Tuesday, October 7, 2008
Remember who you are
On the eve of Yom Kippur, the holiest day in the Jewish calendar, 'Jews for Jesus' is getting more and more aggressive in the drive to convert Jews to Christianity. According to internal memos from the proselytizing organization, missionaries are being directed to the Northern town of Qiryat Shemona. The memo goes on to boast that the missionaries "handed out 21,700 gospel tracts" and "have contact information of 995 Jewish people who told us that they want to know more about Jesus." 'Jews for Jesus' has about 2000 missionaries active in Israel. Just days ago, a radio ad by 'Jews for Jesus' in the Northern Galilee was blasted from the radio after protests. Irate listeners found that the message was far too aggressive in its call for Jews to accept Christianity.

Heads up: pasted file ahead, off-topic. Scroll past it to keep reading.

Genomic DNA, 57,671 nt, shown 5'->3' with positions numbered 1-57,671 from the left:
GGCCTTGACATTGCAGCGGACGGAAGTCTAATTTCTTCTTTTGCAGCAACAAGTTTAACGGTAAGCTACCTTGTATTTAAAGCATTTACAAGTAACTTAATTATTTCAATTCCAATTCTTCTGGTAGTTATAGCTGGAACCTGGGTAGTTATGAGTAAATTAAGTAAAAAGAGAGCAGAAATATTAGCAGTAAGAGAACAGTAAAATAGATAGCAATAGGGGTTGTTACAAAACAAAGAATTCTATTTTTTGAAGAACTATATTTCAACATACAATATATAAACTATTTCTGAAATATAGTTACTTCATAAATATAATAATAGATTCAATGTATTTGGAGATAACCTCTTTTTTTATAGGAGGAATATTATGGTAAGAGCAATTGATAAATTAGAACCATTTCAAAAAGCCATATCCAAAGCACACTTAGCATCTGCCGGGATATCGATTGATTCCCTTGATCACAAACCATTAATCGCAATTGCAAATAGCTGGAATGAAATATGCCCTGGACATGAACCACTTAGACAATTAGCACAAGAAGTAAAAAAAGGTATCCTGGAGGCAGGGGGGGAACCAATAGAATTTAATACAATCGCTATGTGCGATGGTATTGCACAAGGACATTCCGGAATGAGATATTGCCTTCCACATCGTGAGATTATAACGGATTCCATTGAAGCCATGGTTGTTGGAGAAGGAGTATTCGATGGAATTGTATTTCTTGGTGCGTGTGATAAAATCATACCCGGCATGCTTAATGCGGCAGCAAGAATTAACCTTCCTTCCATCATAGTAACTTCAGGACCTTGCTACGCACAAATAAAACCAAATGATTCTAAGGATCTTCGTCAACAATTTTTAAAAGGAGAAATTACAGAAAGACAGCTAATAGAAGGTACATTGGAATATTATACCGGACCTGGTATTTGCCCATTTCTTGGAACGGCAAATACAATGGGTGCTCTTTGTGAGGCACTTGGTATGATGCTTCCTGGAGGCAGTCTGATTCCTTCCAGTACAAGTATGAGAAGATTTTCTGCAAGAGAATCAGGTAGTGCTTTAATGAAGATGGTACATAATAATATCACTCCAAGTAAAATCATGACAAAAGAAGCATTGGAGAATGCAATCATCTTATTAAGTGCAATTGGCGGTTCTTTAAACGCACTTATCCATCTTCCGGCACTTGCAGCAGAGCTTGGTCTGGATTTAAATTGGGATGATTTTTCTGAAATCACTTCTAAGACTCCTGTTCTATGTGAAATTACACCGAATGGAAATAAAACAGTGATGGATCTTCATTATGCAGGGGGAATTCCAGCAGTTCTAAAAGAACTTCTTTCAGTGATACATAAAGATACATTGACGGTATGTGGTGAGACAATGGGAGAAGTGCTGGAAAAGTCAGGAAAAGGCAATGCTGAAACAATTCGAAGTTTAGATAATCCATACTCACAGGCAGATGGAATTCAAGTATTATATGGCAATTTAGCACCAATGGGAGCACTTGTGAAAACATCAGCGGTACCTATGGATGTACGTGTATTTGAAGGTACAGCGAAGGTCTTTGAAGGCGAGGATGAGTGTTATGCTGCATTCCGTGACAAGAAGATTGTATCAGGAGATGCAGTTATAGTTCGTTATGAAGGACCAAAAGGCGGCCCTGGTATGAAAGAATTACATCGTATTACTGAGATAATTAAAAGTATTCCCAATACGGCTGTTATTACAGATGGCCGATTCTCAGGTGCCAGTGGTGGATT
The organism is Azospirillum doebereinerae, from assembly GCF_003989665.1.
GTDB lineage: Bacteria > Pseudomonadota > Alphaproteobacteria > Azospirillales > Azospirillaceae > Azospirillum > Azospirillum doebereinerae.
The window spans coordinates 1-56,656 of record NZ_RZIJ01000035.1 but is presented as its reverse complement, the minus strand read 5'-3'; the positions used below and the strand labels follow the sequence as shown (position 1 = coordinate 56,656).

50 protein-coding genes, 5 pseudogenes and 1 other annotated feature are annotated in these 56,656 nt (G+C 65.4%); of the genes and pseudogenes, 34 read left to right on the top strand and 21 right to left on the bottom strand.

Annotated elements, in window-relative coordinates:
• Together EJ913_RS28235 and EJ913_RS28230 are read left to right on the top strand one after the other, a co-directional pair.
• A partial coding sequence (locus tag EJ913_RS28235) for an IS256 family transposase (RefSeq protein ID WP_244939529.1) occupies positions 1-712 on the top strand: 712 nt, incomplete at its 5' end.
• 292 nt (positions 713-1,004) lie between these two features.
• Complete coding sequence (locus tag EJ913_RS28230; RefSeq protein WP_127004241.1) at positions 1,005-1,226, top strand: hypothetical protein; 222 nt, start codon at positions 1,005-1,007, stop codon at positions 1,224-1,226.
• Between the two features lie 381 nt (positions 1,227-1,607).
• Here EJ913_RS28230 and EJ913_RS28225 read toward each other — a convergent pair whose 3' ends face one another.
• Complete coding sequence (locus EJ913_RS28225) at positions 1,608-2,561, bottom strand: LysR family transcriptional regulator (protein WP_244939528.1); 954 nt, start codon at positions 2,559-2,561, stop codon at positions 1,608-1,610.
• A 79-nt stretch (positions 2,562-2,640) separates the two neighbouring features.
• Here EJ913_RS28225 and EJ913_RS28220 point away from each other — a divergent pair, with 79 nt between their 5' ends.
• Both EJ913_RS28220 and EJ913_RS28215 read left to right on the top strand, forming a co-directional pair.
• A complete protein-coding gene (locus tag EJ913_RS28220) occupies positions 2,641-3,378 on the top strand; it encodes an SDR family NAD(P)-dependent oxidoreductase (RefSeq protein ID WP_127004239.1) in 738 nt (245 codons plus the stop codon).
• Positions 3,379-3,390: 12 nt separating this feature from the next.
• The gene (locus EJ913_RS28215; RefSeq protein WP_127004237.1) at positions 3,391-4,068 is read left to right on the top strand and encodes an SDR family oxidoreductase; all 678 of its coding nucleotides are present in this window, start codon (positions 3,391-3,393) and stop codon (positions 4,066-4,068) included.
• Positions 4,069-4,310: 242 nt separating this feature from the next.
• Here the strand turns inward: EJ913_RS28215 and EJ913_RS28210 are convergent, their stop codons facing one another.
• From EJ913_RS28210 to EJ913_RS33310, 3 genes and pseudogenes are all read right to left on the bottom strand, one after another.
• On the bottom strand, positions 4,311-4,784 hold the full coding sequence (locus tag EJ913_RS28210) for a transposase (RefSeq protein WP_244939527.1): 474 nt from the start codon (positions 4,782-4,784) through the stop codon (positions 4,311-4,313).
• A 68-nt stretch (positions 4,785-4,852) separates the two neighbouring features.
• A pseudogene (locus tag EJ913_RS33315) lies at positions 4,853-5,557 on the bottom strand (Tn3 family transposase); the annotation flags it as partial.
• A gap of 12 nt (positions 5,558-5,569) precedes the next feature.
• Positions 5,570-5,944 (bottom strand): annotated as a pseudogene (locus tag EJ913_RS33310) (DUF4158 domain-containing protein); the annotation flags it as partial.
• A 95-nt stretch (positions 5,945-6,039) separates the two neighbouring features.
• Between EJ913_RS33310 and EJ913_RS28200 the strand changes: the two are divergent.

'Jews for Jesus' is but one of close to a thousand missionary groups active in Israel. In the coming weeks, tens of thousands of Christian missionaries are expected to descend on Jerusalem for the annual Feast of Tabernacles Parade. The ICEJ, organizers of this mega-missionary event, claim that "the word of G-d (read 'Jesus') is preached nightly and is central to the evening meetings." Christians are entering a fever pitch, trying to get as many Jews as possible to become Christian. Sadly, many Jews who are unaffiliated, secular or have little knowledge of Judaism are succeptible to their tactics. These Messianic groups often claim that they represent authentic Judaism, albeit one that believes in Jesus as messiah. They believe themselves to be restoring the true message of the Torah.